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Hôtel du Vin and Bistro

Location: Church and Edmund, central Birmingham. B3 2NR. UK.

The Hôtel du Vin and Bistro is a quirky and lovely concept for what is currently a very small chain of hotels dotted around England, each in a converted historic building. The Birmingham outlet is in a converted Victorian eye hospital. The rooms aren't numbered: instead, each is sponsored by an alcohol purveyor. The Birmingham branch is the largest of the chain, with 66 rooms named disproportionately after champagne makers. This is not unrelated to the presence of the Bubble Lounge, a bar dedicated to champagne, with over fifty variants available for quaffing. As a hotel to stay in, it has much to recommend it; as a place to eat breakfast, it has even more.

Breakfast is served in the bistro, a luncherie and dinner venue dressed up to match its Francophone theme. Vines twine up the mottled yellowed ochre walls and empty wine bottles swarm the windowsills. The ceilings are high, the tables wooden, and the chairs tastefully modern. A large round table is laden with the bulk of the continental breakfast offerings, from yogurts to appealing granola to pastries to fruits, fresh and compoted. Another table offers juices, with selection of jams on a sideboard.

I loved the chocolate croissant: tender, buttery, flaky pastry encased chocolate which was actually chocolatey enough for my tastes - few chocolate croissants are. A large loaf of freshly baked banana bread, draped in a napkin, stood ready for slicing; I was particularly pleased with it because it was nut-free. I admired the Bonne Maman fruit compotes (their rhubarb compote is one of my favorite things currently), but passed over them, and another three in-house prepared fruit confections for the fruit salad. The fruit salad was fresh and thoughtfully put together, well-balanced in its ingredients. The grapes were seedless, the apples and pears chopped to a size easy to eat with grapes.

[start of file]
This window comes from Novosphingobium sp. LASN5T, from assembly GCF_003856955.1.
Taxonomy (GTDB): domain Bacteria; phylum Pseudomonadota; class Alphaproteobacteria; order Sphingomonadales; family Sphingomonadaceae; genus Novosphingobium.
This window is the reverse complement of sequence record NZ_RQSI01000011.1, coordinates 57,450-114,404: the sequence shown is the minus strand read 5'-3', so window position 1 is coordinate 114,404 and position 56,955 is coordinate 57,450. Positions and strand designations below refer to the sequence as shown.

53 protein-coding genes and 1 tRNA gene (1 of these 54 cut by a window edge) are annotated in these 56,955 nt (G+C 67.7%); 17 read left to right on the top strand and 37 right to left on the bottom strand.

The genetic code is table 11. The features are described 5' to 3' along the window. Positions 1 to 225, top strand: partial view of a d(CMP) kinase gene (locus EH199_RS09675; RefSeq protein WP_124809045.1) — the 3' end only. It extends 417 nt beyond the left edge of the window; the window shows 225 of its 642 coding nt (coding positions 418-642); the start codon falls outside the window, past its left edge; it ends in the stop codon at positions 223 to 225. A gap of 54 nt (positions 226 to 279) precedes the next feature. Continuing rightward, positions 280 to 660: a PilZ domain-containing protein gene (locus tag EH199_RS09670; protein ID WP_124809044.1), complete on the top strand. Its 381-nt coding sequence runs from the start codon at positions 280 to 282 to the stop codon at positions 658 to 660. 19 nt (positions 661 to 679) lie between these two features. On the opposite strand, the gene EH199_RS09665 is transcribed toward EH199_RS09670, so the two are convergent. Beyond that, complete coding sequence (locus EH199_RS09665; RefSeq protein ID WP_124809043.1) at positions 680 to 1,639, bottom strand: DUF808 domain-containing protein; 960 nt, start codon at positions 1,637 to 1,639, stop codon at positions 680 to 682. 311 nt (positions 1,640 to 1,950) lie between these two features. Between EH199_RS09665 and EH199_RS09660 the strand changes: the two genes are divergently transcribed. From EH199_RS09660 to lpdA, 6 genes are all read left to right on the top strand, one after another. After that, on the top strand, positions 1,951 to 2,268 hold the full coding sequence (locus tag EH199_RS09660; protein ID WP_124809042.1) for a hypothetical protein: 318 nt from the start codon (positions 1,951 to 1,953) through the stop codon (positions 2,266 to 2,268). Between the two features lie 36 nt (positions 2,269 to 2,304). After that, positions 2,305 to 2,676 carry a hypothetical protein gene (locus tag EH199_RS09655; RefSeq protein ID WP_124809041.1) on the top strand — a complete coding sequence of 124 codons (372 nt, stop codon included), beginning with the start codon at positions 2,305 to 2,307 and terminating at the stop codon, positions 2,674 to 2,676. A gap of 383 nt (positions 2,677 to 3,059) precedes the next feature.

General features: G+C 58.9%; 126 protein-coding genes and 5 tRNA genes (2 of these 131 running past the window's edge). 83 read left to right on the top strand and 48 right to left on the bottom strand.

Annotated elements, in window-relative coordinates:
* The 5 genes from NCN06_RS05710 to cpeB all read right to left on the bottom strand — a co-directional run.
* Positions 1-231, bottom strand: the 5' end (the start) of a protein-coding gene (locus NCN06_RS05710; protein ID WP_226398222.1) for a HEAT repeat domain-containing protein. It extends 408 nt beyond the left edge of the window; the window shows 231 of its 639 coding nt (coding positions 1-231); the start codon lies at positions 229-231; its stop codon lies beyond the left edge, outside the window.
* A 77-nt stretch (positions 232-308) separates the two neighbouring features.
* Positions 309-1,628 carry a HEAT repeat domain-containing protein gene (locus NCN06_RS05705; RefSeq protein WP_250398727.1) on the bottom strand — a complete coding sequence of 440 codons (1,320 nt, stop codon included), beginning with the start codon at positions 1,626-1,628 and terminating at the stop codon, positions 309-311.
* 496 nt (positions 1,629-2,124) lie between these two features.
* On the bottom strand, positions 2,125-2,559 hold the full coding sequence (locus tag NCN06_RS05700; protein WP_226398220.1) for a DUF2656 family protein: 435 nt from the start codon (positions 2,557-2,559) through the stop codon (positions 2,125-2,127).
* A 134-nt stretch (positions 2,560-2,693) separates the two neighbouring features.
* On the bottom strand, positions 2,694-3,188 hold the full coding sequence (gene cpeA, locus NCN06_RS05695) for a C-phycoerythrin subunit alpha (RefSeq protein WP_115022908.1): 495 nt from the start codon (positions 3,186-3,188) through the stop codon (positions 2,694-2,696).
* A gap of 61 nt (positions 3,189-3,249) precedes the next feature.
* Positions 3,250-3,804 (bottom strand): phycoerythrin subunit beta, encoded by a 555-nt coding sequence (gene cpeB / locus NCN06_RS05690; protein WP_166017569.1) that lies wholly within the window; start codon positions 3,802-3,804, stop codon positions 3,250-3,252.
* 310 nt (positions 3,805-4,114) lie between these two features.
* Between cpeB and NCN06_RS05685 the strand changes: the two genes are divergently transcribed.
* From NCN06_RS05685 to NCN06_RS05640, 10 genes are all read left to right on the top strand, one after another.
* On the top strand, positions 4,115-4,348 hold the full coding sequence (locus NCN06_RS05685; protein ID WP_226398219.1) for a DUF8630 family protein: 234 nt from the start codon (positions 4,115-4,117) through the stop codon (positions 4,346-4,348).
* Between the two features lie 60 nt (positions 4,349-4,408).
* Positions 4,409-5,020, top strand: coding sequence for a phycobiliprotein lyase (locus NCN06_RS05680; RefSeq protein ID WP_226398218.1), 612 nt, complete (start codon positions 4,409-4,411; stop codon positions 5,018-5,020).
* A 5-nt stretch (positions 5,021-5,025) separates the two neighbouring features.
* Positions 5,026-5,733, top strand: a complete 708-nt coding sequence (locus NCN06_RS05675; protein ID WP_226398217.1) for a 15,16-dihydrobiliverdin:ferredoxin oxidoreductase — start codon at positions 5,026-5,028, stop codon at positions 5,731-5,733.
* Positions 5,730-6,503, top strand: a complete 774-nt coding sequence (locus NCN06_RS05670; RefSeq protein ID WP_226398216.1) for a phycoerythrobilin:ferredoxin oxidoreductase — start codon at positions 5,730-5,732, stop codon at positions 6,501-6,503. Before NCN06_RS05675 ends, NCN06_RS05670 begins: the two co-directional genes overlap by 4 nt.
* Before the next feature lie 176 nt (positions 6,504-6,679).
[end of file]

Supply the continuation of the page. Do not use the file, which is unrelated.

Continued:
I passed on the tea and coffee, but did have a basket of toast. Nutty, flavorsome brown bread came with a warm croissant curled up amongst the triangles. The orange juice alone was nothing much; not bad, not great.

With all that bounty, I really didn't need a cooked supplement, but I can hardly regret doing so. One morning I had eggs benedict, the sauce sumptuous, the eggs perfectly done. The other day I had a bowl of sweet porridge. It was perfect. Absolutely perfect. Lightly, confidently seasoned and cooked exactly right, the oats on the al dente side of soft, just a little chewy. I never thought I would find porridge so exciting, but here it is, several days later, and I still smile when I remember it.

Service was friendly, the atmosphere relaxed, and the food ranged from decent to superb. I don't know if they serve the public, other than hotel guests, for breakfast. But the hotel's not so bad to stay in either.


( 9 comments — Leave a comment )
Apr. 3rd, 2007 05:10 pm (UTC)
I looked at the website... No prices quoted. If you have to ask, you can't afford it!
Apr. 3rd, 2007 09:40 pm (UTC)
£140/night, plus higher rates for better rooms and suites. I was quite happy with their low end, however. Breakfast was extra. 9.99 for continental, 13.50 for cooked+continental. I've paid more for much worse in the UK before.

It was scheduled to be the nicest of my three hotels this week. Hotel #2 was perfectly pleasant, but not the shiny star of the Hôtel du Vin. (Hotel #3 is coming up in a few days time.)
Apr. 3rd, 2007 09:47 pm (UTC)
P.S. I note they have £99 room+breakfast deal over Easter, which could be indicative of periodic deal prices.
Apr. 3rd, 2007 05:54 pm (UTC)
Mmm, yum! All sounds very good indeed. The Hotel du Vin in Tunbridge Wells has a fairly decent champagne list too, though I've never needed to stay there (especially as most of the guests seem to be oikish footballers/wives types).

And Bonne Maman rhubarb jam is the best.
Apr. 3rd, 2007 06:26 pm (UTC)
I once spent over 8 weeks in the Tunbridge Wells Hotel du Vin (paid for by a client). It was also extremely good, though the day after the night we spent investigating their collection of Armagnacs is best forgotten (we started out drinking our birth years and sort of went on from there). The wine list was was pretty impressive, too.
Apr. 3rd, 2007 06:27 pm (UTC)
That was me. And I am neither a footballer or a footballer's wife.
Apr. 3rd, 2007 09:47 pm (UTC)
Do you spend much of your life in hotels? (That sounds like a very nice way to do it, if you have to.)
Apr. 4th, 2007 07:12 am (UTC)
As I don't see any Jimmy Choos or Fendi clutches in your icon, I'm inclined to believe you!

Hotel du Vin itself is very nice, I have found their clientele (us excepted) to be screamingly rude and nouveau on many occasions. Shame, as generally the staff are very pleasant indeed. I may have been unlucky with the particular nights I went there though.

If they have good armagnac, that means they'll have good cognac, in which case I need to go back.
Apr. 4th, 2007 11:42 pm (UTC)
I too salute nut-free banana bread!
( 9 comments — Leave a comment )